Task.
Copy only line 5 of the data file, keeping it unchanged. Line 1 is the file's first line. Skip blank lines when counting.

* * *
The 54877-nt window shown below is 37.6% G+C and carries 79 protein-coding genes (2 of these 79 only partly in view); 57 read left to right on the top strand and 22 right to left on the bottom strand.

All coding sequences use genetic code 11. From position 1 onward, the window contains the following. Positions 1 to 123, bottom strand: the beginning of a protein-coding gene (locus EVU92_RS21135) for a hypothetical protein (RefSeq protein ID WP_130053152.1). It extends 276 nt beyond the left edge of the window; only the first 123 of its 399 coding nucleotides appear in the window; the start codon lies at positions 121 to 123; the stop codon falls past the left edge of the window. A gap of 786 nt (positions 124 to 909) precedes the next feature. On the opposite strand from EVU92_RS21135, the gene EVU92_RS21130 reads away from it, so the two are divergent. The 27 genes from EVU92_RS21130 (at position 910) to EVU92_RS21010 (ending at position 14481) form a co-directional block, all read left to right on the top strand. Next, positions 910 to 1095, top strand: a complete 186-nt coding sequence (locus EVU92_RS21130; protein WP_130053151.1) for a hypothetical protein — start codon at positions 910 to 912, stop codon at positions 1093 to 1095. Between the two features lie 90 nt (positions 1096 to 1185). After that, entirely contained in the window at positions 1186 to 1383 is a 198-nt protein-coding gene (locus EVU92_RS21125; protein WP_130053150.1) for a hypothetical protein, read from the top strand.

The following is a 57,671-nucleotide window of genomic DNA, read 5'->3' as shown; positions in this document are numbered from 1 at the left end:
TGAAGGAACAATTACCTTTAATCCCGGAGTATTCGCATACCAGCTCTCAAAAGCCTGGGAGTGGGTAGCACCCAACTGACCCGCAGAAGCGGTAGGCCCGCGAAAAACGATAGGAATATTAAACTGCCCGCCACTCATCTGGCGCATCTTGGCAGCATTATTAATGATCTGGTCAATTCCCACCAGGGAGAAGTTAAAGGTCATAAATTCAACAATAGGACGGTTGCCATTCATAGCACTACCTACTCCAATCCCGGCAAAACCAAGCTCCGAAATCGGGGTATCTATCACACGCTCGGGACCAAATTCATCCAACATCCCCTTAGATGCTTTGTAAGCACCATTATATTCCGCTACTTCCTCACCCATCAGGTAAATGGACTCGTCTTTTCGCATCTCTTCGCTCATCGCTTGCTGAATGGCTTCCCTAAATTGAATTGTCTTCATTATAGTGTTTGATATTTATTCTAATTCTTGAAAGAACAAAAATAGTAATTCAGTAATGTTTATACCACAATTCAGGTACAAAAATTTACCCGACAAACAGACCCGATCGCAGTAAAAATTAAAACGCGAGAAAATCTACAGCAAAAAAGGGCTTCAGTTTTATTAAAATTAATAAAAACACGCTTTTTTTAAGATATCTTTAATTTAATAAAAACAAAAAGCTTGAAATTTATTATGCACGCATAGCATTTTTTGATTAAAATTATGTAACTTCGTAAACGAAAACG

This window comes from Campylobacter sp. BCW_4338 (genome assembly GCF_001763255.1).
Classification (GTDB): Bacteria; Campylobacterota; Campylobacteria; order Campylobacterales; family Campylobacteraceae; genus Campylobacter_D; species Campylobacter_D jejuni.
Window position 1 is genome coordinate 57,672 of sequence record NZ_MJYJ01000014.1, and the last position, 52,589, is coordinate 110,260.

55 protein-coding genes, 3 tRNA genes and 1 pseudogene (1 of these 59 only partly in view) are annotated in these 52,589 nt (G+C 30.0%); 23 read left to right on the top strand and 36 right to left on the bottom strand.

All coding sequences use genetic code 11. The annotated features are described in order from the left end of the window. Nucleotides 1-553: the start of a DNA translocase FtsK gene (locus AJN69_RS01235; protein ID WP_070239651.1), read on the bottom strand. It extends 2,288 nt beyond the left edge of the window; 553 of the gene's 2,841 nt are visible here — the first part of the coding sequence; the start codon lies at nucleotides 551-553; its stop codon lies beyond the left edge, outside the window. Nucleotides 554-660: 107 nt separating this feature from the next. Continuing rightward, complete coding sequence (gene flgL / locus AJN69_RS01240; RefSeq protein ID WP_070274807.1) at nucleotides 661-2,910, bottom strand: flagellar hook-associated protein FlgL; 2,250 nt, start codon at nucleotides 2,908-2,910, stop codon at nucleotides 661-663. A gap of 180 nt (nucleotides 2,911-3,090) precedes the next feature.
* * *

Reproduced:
This window comes from Campylobacter sp. BCW_4338 (genome assembly GCF_001763255.1).